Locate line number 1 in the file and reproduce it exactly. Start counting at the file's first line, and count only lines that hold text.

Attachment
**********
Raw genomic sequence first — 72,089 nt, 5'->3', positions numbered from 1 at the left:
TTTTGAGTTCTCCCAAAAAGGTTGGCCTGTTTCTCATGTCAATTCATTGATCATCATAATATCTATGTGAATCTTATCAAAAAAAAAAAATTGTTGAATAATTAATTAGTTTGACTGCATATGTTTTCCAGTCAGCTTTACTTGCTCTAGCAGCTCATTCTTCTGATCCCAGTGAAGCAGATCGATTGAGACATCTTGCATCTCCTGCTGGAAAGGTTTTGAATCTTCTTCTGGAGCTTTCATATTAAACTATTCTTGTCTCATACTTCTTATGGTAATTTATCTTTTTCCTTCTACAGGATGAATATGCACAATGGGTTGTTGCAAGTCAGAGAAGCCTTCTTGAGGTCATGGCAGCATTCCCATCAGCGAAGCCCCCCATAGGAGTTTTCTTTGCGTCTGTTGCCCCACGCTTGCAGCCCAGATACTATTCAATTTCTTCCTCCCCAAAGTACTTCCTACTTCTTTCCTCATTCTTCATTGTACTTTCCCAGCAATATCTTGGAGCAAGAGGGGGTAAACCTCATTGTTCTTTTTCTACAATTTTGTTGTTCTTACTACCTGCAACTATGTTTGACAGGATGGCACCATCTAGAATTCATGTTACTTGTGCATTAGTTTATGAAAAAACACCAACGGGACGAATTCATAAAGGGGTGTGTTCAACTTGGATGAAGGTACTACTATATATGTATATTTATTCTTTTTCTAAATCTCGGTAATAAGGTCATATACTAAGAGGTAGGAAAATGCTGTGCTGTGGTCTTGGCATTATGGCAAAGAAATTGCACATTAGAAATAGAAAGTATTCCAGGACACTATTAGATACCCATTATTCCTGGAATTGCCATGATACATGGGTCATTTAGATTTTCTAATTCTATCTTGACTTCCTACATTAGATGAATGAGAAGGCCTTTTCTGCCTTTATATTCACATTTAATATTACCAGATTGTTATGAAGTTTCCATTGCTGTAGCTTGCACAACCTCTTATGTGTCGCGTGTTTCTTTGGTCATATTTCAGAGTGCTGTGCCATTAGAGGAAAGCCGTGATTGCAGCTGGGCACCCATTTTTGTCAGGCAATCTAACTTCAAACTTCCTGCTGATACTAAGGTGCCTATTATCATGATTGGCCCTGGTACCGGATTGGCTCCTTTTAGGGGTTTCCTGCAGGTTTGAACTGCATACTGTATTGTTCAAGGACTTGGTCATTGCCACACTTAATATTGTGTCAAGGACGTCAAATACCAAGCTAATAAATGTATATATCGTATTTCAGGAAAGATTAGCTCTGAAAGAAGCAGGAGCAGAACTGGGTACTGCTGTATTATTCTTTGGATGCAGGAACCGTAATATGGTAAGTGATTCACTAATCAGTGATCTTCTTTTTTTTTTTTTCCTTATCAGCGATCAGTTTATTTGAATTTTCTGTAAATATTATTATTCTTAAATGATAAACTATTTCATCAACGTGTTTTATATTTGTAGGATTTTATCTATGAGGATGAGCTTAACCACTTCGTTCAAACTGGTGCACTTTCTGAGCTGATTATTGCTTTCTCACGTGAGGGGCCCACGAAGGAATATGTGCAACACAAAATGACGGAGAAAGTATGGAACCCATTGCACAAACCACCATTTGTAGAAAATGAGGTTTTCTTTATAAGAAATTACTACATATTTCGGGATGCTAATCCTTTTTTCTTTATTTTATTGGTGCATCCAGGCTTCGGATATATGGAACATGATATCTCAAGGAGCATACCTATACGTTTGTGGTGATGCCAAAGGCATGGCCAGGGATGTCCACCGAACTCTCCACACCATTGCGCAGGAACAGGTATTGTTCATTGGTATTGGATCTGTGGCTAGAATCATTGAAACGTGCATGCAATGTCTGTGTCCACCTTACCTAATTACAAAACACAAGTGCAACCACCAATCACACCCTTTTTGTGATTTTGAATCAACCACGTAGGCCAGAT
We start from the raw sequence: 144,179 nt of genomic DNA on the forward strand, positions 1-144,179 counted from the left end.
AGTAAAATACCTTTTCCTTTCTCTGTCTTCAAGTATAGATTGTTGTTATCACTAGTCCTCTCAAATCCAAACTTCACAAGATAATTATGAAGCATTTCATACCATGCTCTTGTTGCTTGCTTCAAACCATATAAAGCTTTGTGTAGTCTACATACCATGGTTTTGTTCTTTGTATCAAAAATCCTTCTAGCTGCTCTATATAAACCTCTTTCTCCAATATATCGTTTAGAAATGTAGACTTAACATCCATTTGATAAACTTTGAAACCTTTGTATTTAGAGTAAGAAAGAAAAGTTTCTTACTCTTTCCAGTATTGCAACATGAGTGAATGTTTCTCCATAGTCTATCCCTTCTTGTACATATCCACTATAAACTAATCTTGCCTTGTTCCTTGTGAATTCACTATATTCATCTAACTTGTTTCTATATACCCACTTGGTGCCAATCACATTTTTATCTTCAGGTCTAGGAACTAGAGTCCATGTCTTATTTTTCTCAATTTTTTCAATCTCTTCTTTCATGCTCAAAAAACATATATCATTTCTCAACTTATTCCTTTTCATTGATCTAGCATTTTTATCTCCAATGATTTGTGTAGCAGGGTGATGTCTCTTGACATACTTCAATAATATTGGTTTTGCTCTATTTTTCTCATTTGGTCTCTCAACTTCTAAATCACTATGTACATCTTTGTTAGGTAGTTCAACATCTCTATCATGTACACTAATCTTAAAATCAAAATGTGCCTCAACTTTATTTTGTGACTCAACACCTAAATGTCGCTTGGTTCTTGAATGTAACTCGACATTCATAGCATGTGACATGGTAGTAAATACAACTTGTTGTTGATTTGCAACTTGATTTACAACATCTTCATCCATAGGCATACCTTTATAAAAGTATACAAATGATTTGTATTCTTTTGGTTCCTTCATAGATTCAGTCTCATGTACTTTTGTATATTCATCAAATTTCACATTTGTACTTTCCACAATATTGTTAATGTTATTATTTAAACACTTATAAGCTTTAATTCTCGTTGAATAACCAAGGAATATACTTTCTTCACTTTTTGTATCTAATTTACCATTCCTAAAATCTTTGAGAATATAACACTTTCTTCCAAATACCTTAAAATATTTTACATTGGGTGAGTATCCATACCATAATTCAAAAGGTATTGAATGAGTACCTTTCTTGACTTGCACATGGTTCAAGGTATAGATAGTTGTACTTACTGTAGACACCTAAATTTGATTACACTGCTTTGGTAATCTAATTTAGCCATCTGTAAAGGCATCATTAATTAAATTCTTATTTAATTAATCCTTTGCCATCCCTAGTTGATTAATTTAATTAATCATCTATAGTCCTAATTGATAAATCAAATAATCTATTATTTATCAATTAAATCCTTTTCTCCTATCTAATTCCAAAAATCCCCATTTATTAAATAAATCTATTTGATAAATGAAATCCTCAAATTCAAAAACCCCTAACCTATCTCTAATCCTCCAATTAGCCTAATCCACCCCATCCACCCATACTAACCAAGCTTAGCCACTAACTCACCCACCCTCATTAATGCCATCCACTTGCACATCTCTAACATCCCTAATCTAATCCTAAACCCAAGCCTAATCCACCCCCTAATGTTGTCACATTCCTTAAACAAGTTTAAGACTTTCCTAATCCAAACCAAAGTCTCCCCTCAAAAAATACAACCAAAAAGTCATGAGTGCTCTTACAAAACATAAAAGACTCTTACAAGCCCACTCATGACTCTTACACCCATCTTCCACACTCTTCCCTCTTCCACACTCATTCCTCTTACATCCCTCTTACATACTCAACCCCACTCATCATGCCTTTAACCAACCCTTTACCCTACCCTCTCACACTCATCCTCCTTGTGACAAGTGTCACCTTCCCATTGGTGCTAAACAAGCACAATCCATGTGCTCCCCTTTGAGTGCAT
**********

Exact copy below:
Raw genomic sequence first — 72,089 nt, 5'->3', positions numbered from 1 at the left: